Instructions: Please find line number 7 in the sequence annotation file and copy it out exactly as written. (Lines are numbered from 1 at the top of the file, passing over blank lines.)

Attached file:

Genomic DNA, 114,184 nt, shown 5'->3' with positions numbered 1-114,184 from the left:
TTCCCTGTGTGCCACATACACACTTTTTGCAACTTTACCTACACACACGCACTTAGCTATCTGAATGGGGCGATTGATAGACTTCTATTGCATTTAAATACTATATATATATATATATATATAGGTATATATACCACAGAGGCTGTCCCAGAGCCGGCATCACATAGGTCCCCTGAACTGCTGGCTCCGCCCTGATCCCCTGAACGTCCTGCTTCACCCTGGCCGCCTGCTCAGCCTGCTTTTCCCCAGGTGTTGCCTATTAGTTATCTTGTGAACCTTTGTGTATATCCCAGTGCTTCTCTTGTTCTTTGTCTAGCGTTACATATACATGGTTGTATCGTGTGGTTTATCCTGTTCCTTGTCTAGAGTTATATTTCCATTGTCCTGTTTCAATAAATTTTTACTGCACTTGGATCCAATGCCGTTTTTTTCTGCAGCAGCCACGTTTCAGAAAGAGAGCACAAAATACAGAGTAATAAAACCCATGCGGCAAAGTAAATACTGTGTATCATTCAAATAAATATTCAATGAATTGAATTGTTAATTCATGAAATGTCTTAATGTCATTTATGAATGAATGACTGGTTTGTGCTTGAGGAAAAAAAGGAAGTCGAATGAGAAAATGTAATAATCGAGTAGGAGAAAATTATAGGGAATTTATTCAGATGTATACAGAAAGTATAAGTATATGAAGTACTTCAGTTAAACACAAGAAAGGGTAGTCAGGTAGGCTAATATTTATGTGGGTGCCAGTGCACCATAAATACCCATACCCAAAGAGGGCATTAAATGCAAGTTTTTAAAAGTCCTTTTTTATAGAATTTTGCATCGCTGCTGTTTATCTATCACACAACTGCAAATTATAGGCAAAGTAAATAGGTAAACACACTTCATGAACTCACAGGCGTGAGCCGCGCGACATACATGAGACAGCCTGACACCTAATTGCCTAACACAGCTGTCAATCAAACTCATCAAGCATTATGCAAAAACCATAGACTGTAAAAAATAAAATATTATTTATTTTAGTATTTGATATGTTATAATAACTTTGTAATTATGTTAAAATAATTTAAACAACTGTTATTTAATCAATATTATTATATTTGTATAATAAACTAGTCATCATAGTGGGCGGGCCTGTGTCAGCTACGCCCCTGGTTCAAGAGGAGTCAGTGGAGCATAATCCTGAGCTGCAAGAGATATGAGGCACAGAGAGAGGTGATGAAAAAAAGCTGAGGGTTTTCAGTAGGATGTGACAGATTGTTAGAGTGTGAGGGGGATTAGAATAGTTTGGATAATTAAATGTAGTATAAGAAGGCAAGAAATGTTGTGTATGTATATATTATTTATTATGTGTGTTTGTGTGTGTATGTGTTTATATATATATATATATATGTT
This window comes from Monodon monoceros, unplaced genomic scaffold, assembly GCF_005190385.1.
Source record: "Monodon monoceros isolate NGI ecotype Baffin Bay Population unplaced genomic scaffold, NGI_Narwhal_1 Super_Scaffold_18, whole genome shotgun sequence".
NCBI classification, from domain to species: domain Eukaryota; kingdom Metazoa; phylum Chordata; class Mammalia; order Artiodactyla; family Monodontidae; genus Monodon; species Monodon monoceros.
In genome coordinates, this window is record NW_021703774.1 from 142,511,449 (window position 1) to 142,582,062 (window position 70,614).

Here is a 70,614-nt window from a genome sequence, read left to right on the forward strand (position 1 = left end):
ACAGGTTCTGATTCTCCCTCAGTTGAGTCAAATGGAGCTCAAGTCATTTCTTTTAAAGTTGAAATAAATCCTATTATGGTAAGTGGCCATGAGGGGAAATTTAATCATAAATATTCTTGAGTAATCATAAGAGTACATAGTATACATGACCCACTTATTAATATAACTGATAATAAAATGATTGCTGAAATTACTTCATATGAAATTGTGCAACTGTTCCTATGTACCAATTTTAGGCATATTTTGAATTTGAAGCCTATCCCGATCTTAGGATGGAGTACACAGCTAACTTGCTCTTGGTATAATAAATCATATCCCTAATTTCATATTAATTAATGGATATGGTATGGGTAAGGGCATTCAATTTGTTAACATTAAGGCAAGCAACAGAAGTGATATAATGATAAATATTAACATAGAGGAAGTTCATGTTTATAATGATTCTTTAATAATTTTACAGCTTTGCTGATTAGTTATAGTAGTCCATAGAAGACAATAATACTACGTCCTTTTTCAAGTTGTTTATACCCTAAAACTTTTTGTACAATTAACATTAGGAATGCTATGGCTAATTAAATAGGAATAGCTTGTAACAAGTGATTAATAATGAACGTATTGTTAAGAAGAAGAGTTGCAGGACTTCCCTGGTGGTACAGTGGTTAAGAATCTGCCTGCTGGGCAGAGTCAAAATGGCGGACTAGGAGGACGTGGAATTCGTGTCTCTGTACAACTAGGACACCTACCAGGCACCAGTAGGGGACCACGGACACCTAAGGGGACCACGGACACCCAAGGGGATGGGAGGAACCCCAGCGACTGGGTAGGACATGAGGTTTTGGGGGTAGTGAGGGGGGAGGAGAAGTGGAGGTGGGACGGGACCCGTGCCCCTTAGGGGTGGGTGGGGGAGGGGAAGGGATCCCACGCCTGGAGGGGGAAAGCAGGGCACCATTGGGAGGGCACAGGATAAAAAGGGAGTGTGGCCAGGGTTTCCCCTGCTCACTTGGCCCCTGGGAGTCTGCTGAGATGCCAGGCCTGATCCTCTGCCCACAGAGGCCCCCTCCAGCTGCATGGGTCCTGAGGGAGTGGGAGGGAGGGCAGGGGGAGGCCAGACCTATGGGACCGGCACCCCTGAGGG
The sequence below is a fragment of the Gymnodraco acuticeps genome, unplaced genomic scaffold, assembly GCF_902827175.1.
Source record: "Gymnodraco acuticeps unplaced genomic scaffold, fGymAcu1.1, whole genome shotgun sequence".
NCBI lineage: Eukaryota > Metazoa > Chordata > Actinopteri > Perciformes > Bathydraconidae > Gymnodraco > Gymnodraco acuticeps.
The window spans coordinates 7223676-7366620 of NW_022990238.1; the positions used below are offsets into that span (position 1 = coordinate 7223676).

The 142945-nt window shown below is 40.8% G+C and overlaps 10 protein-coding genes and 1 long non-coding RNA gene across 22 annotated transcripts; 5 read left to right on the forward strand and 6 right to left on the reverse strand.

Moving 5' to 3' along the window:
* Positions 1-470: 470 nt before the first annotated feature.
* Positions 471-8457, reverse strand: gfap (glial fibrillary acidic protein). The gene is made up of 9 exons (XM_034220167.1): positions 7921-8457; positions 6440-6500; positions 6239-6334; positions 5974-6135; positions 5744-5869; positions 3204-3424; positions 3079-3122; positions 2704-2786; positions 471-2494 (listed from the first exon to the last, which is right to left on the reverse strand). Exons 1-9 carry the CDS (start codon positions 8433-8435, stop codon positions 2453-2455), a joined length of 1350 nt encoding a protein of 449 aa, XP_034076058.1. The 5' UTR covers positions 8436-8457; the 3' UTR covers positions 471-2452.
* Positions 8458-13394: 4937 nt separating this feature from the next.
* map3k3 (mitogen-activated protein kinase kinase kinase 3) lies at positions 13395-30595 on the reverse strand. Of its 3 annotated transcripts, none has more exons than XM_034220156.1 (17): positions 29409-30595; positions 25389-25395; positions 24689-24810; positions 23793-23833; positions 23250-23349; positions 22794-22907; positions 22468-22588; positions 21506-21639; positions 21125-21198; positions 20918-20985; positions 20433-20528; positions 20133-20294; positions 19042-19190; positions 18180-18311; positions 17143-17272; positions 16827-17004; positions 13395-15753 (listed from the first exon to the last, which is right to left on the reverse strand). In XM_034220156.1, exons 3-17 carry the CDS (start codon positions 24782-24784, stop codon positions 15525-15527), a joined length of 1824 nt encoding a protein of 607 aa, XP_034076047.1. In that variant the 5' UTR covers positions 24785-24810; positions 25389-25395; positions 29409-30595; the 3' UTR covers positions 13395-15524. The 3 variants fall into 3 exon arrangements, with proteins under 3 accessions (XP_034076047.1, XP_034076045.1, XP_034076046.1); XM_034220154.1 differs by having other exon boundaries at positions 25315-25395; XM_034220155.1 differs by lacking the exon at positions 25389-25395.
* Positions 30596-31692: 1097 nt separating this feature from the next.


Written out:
Here is a 70,614-nt window from a genome sequence, read left to right on the forward strand (position 1 = left end):